It seems wrong to complain about the Polar Vortex when my daily workplace boasts two blazing convection ovens. If you were to catch a glimpse of me with my shoulders creeping up to my ears you would understand that even a bakery can be cold and drafty. I’ve been decorating Valentine’s cookies (please, no comment) in my red LL Bean fleece which is now royal-icing-crusty along the zipper.
I’ve had a busy few days gallivanting not only the Garden State but the outer boroughs of Manhattan as well. There’s a common denominator amongst these jaunts; freezing cold weather and blistering hot, thin crust pizza. The kind that burns the roof of your mouth if you’re not careful. I wasn’t.
I know I tend to gravitate towards sweet pies as opposed to savory, but honestly, in this weather put something spicy/salty on a crust and I’m in. I kicked off my pie safari on Friday night, clutching a garlic permeated box from Arturo’s artisan pizza across the street from the bakery. It’s a tiny space and more often than not, there’s a mighty long wait for a table. Sometimes for lunch we fortify ourselves with slices of their farm-to-table pies. On Friday night, after a torturous wait for NJ Transit to get its act together, I picked up one of those pizzas and carried it home.
Saturday I reconnected with an old friend from the UK who happened to be in town. On a snowy evening, Conte’s Pizza in Princeton was hopping. The kind of old time neighborhood place that pours Perroni by the pitcher and serves no-nonsense pies. Was it noisy? Indeed, it was. And chilly? Yes, right down to my work shoes which were liberally coated in all purpose flour. It was a deliciously retro kind of evening, from the laminated tabletops to the melamine plates. It was also a far cry from Monday night’s foray to Brooklyn.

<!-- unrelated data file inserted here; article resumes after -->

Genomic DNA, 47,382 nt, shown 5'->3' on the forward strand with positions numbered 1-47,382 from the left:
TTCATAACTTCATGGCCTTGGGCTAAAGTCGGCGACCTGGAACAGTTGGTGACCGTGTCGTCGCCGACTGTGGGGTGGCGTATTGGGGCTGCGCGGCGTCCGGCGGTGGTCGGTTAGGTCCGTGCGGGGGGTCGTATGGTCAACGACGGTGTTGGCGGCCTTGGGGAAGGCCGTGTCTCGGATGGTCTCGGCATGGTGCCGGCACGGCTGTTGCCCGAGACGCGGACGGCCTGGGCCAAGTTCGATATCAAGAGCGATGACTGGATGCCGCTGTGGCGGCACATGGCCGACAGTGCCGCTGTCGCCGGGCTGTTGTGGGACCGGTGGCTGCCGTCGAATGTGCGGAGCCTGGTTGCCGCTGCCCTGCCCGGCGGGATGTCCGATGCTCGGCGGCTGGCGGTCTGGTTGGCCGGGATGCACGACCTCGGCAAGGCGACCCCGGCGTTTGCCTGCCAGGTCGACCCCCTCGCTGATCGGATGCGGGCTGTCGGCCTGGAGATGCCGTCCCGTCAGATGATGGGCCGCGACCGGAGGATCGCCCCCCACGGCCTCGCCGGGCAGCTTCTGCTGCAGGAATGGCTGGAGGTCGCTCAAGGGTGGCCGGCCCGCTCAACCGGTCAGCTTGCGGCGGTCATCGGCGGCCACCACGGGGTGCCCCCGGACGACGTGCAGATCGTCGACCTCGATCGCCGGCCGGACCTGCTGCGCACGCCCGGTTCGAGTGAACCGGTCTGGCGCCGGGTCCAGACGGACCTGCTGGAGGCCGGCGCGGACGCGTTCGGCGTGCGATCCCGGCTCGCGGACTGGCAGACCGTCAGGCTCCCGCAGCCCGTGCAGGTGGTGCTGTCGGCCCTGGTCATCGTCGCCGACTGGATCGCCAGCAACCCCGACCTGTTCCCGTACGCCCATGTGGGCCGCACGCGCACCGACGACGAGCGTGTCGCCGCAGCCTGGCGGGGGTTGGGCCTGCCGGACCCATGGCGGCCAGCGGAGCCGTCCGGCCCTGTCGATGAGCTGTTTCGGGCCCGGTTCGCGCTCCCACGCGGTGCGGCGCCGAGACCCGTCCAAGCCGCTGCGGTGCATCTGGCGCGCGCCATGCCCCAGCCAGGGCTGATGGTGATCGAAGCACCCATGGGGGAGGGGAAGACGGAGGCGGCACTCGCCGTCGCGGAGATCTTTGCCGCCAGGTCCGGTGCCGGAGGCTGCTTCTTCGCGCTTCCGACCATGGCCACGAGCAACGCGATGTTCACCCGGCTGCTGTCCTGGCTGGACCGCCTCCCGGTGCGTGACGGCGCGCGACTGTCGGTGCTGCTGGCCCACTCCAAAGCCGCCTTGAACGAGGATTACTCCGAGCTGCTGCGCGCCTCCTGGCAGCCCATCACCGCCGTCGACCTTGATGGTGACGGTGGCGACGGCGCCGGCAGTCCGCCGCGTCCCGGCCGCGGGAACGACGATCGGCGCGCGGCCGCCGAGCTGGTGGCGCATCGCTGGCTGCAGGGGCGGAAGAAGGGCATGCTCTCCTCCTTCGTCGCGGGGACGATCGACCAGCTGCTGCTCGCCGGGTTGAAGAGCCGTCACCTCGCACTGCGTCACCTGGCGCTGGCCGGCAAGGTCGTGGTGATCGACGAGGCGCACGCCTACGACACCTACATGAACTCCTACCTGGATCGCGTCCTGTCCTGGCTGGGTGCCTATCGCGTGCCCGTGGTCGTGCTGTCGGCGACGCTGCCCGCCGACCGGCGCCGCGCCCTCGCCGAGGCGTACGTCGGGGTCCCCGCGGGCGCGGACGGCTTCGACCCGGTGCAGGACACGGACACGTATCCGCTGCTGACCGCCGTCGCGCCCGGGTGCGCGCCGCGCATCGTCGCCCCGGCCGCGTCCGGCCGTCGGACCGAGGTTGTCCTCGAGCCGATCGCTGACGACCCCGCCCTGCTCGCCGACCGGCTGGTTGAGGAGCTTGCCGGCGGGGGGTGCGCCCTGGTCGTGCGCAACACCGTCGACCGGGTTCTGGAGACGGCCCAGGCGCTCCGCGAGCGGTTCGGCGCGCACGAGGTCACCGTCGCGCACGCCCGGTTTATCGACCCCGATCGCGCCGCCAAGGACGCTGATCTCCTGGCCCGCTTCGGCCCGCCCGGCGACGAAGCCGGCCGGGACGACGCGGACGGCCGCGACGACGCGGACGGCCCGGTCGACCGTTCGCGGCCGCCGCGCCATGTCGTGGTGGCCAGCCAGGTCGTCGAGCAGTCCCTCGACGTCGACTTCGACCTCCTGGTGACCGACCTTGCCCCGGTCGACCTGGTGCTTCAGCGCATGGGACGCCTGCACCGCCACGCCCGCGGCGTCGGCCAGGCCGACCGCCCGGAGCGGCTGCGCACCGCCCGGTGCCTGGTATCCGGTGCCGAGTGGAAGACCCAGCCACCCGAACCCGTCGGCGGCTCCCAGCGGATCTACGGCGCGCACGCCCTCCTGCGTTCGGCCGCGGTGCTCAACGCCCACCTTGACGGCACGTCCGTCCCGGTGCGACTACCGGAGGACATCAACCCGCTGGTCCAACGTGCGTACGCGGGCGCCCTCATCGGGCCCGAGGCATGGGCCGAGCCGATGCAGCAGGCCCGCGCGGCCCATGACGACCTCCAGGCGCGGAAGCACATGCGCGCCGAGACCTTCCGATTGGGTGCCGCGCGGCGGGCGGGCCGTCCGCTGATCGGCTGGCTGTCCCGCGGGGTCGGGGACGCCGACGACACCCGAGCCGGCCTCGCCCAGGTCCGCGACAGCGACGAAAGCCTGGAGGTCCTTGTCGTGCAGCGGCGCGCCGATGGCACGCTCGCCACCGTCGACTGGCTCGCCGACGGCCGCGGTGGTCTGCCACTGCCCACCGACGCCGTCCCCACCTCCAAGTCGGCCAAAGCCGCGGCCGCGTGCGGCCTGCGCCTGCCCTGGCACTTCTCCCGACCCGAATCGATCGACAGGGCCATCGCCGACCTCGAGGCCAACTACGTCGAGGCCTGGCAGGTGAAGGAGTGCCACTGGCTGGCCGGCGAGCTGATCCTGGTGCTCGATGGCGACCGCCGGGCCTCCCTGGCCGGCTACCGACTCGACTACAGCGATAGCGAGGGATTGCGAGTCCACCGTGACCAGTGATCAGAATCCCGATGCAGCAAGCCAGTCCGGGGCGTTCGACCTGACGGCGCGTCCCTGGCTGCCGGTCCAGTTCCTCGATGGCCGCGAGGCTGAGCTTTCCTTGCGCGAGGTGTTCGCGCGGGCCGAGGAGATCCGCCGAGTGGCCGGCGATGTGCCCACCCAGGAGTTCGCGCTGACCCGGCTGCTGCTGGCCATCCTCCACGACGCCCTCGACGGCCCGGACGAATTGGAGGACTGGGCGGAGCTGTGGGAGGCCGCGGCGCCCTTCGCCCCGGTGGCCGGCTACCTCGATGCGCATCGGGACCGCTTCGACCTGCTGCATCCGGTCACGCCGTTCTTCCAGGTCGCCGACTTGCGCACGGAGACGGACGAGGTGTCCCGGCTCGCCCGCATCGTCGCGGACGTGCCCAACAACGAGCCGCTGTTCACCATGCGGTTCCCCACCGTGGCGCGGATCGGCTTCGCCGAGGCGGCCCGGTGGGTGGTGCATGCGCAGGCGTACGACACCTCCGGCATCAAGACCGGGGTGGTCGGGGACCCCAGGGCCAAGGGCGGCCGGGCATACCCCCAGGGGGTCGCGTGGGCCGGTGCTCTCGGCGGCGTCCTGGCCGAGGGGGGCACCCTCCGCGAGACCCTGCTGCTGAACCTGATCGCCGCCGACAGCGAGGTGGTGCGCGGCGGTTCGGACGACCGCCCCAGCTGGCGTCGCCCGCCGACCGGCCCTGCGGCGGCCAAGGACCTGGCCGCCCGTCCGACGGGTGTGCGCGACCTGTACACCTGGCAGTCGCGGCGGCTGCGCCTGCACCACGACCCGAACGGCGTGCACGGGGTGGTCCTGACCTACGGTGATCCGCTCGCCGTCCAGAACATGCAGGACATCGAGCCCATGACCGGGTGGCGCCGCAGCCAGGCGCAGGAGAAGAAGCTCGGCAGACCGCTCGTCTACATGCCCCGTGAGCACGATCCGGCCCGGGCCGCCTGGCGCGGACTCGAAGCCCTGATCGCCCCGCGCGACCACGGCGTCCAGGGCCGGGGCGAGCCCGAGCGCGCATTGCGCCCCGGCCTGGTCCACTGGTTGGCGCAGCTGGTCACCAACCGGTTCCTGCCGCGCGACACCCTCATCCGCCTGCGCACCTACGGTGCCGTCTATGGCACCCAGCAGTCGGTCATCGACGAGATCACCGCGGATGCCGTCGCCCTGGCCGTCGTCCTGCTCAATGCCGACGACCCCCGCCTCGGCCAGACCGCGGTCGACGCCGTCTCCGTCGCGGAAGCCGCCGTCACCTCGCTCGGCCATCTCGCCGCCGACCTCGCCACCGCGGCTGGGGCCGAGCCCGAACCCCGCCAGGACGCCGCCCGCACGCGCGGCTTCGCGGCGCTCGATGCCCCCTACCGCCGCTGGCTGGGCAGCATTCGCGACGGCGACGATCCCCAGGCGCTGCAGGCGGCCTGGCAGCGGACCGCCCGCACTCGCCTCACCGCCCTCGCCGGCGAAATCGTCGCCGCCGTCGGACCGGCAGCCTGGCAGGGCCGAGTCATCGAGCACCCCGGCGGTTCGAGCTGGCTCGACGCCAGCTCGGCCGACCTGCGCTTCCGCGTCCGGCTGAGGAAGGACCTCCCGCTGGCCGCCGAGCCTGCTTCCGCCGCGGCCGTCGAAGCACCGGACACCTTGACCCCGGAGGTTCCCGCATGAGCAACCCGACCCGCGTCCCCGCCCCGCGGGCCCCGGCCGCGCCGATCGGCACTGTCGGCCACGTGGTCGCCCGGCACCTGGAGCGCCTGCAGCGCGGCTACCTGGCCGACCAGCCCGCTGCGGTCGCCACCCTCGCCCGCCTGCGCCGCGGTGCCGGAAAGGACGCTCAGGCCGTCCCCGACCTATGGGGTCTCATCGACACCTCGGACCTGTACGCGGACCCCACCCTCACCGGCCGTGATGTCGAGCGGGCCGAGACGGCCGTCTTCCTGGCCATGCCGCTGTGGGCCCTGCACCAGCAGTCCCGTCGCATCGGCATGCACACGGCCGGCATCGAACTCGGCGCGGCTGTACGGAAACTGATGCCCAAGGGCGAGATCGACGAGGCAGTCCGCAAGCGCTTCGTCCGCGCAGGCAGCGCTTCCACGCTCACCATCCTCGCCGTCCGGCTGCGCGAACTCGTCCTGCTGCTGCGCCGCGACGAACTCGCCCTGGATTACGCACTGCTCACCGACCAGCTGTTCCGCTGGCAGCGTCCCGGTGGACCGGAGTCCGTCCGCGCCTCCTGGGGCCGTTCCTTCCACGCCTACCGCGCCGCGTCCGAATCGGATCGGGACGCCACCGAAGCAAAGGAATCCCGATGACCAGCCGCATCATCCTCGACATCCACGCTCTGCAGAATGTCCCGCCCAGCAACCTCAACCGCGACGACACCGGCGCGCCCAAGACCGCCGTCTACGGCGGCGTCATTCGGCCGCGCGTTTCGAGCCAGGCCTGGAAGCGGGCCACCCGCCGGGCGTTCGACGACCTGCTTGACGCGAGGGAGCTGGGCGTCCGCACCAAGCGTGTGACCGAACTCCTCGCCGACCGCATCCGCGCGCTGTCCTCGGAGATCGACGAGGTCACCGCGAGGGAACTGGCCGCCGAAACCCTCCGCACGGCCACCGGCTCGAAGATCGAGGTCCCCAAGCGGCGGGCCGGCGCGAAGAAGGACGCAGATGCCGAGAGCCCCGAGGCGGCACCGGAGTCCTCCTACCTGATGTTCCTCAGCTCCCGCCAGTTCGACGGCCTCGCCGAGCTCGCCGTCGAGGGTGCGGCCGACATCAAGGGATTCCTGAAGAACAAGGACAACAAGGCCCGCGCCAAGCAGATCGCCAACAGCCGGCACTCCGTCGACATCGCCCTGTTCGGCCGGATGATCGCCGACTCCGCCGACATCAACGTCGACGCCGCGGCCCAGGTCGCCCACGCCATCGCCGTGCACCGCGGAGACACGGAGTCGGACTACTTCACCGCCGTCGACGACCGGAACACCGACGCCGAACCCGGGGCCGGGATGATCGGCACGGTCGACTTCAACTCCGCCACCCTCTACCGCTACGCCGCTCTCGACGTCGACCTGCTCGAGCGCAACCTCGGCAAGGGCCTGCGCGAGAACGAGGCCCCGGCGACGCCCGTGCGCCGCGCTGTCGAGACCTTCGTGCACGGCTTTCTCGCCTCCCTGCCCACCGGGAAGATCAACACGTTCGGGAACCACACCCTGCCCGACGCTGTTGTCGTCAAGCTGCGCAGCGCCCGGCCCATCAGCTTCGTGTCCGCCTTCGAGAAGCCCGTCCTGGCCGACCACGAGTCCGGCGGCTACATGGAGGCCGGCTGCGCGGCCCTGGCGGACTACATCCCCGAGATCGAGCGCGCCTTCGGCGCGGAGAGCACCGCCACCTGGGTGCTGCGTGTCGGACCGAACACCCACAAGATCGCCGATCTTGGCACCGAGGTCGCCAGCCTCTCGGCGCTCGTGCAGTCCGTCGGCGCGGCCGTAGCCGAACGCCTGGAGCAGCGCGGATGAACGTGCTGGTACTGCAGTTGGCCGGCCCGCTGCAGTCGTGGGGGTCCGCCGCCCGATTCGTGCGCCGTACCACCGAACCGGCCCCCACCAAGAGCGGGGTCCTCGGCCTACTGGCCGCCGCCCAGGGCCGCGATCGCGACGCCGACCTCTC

I was invited to attend a small gathering celebrating the 2nd Birthday of a restaurant. A very hip restaurant, I might add. Despite the frigid temps, I dashed from work to home and then back to the train station. Sometimes it’s fun to catch a glimpse of what’s going on outside your own snow globe.
For those of you who watch “Girls”, you might recognize the locale. Where the bar is surrounded by the hip and the beautiful, and the thin crust pizza can barely hold on to its toppings.Travel does come with a cost. Not simply the $14.50 round trip NJ Transit fare or the double swipe of the Metro Card. It requires donning non-work clothes, Big Girl Shoes (in this case, boots) and washing the butter-sugar-flour film from your face. I was prepared. Or so I thought…
Bobbi Brown promised her Party All Night mascara wouldn’t smudge and Kleenex claimed the tissues I was clutching wouldn’t make my nose red. The cable-knit sweater tights swore they would sit snugly at my waist and keep me warm as toast. But as I traversed the slippery streets of Manhattan, everything was running; mascara, nose, and yours truly. Navigating the black ice hidden beneath the slush, I stepped knee deep into banks of once pristine, now gone city-gray snow. Racing down the subway steps, I felt my tights inching their way south just as the G train slipped away out of sight. My Kleenex pocket pack was buried deep inside my coat and retrieving another would necessitate removing one of my gloves and I certainly was not doing that.
After a stint on the C train, the G train and a brisk walk, I arrive at the small gathering. What’s small is the space, what’s large is the crowd. I wedge myself into a space within elbow’s reach of the line cooks. Perfect vista of the intricate kitchen choreography. A blur of long handled pizza paddles lap at the flames of the brick oven.The pizzas are as promised, delicious- wild mushrooms, Farm egg and curls of fresh sage, another teaming fresh pineapple and salty speck. At the other end of the line is a wood-fired grill where what appears to be a branding iron (can you say Ponderosa?) is hugging the grates. With great precision, one of the line cooks systematically brands something on a silver tray and then hands it to a willowy server. The server dips the tray in front of me and urges me to enjoy a tease of dessert. It’s a new-fangled S’More, a whisper of a graham cracker crust barely crumbling under the weight of its dark chocolate filling. A puddle of marshmallow teeters beneath a crown of more graham cracker. It’s delicious and boy, is it hot. Nothing melts a homemade marshmallow quicker than a branding iron. Just ask the roof of my mouth.
Professional Pie-isms & Seasonal Sarcasm